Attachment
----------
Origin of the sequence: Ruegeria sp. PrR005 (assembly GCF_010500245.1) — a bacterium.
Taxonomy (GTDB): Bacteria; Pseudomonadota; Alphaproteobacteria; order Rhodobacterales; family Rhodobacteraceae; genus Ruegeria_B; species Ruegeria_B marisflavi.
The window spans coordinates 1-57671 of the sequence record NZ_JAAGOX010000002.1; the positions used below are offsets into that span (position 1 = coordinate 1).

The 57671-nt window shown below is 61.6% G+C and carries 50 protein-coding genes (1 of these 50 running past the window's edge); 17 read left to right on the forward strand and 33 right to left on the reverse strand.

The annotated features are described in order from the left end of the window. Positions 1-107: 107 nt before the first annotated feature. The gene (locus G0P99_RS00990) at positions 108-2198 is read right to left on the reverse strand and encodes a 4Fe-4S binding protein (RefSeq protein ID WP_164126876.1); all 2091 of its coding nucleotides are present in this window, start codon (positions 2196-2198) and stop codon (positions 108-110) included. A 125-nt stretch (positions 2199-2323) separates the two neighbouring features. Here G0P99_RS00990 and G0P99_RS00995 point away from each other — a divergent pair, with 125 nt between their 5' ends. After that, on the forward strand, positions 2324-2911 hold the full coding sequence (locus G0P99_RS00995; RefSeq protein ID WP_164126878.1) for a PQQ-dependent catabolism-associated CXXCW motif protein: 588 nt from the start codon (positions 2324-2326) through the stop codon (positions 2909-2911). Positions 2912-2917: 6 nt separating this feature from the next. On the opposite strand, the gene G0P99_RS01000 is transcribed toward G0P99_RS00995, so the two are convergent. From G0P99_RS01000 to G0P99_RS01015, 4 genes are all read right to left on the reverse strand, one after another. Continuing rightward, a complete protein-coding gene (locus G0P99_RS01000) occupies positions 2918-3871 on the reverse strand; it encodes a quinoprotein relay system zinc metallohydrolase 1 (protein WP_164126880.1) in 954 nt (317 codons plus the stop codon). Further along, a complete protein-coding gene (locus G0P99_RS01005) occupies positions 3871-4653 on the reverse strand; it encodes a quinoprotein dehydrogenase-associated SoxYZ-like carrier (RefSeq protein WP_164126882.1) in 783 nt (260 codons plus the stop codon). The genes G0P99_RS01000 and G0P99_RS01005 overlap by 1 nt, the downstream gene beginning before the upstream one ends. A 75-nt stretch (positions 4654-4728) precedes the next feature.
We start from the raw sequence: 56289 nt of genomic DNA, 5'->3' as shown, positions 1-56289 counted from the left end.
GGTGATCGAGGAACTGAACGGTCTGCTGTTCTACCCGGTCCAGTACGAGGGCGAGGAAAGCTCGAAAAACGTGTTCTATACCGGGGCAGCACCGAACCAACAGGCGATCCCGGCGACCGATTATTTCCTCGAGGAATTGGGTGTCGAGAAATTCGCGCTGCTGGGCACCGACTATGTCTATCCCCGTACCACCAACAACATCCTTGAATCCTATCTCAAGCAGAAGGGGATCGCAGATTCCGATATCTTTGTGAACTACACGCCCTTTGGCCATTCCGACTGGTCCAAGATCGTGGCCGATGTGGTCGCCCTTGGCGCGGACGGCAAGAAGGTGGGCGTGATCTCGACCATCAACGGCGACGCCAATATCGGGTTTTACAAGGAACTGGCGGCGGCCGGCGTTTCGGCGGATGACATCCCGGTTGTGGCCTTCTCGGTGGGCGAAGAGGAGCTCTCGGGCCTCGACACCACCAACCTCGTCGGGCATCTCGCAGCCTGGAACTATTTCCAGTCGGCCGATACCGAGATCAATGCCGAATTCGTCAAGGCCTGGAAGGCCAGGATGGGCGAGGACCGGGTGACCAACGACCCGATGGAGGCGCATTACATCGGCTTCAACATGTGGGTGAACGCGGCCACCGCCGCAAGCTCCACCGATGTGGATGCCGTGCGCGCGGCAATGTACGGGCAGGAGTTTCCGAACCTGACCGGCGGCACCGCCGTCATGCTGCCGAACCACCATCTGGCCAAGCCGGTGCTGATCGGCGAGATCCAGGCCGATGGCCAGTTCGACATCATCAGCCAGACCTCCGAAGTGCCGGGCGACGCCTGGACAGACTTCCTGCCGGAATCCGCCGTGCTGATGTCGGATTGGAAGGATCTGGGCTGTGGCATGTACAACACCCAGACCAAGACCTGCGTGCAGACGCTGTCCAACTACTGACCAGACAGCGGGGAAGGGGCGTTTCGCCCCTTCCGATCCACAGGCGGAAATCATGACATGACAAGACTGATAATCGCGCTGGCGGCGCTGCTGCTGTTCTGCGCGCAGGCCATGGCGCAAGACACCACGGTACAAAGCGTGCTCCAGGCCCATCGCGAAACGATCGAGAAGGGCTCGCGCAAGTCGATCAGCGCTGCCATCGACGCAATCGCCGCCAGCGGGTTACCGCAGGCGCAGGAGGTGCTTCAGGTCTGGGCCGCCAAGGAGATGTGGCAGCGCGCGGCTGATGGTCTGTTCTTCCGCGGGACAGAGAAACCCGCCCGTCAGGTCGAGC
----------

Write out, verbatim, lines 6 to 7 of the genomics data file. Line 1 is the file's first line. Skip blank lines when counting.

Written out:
We start from the raw sequence: 56289 nt of genomic DNA, 5'->3' as shown, positions 1-56289 counted from the left end.
GGTGATCGAGGAACTGAACGGTCTGCTGTTCTACCCGGTCCAGTACGAGGGCGAGGAAAGCTCGAAAAACGTGTTCTATACCGGGGCAGCACCGAACCAACAGGCGATCCCGGCGACCGATTATTTCCTCGAGGAATTGGGTGTCGAGAAATTCGCGCTGCTGGGCACCGACTATGTCTATCCCCGTACCACCAACAACATCCTTGAATCCTATCTCAAGCAGAAGGGGATCGCAGATTCCGATATCTTTGTGAACTACACGCCCTTTGGCCATTCCGACTGGTCCAAGATCGTGGCCGATGTGGTCGCCCTTGGCGCGGACGGCAAGAAGGTGGGCGTGATCTCGACCATCAACGGCGACGCCAATATCGGGTTTTACAAGGAACTGGCGGCGGCCGGCGTTTCGGCGGATGACATCCCGGTTGTGGCCTTCTCGGTGGGCGAAGAGGAGCTCTCGGGCCTCGACACCACCAACCTCGTCGGGCATCTCGCAGCCTGGAACTATTTCCAGTCGGCCGATACCGAGATCAATGCCGAATTCGTCAAGGCCTGGAAGGCCAGGATGGGCGAGGACCGGGTGACCAACGACCCGATGGAGGCGCATTACATCGGCTTCAACATGTGGGTGAACGCGGCCACCGCCGCAAGCTCCACCGATGTGGATGCCGTGCGCGCGGCAATGTACGGGCAGGAGTTTCCGAACCTGACCGGCGGCACCGCCGTCATGCTGCCGAACCACCATCTGGCCAAGCCGGTGCTGATCGGCGAGATCCAGGCCGATGGCCAGTTCGACATCATCAGCCAGACCTCCGAAGTGCCGGGCGACGCCTGGACAGACTTCCTGCCGGAATCCGCCGTGCTGATGTCGGATTGGAAGGATCTGGGCTGTGGCATGTACAACACCCAGACCAAGACCTGCGTGCAGACGCTGTCCAACTACTGACCAGACAGCGGGGAAGGGGCGTTTCGCCCCTTCCGATCCACAGGCGGAAATCATGACATGACAAGACTGATAATCGCGCTGGCGGCGCTGCTGCTGTTCTGCGCGCAGGCCATGGCGCAAGACACCACGGTACAAAGCGTGCTCCAGGCCCATCGCGAAACGATCGAGAAGGGCTCGCGCAAGTCGATCAGCGCTGCCATCGACGCAATCGCCGCCAGCGGGTTACCGCAGGCGCAGGAGGTGCTTCAGGTCTGGGCCGCCAAGGAGATGTGGCAGCGCGCGGCTGATGGTCTGTTCTTCCGCGGGACAGAGAAACCCGCCCGTCAGGTCGAGC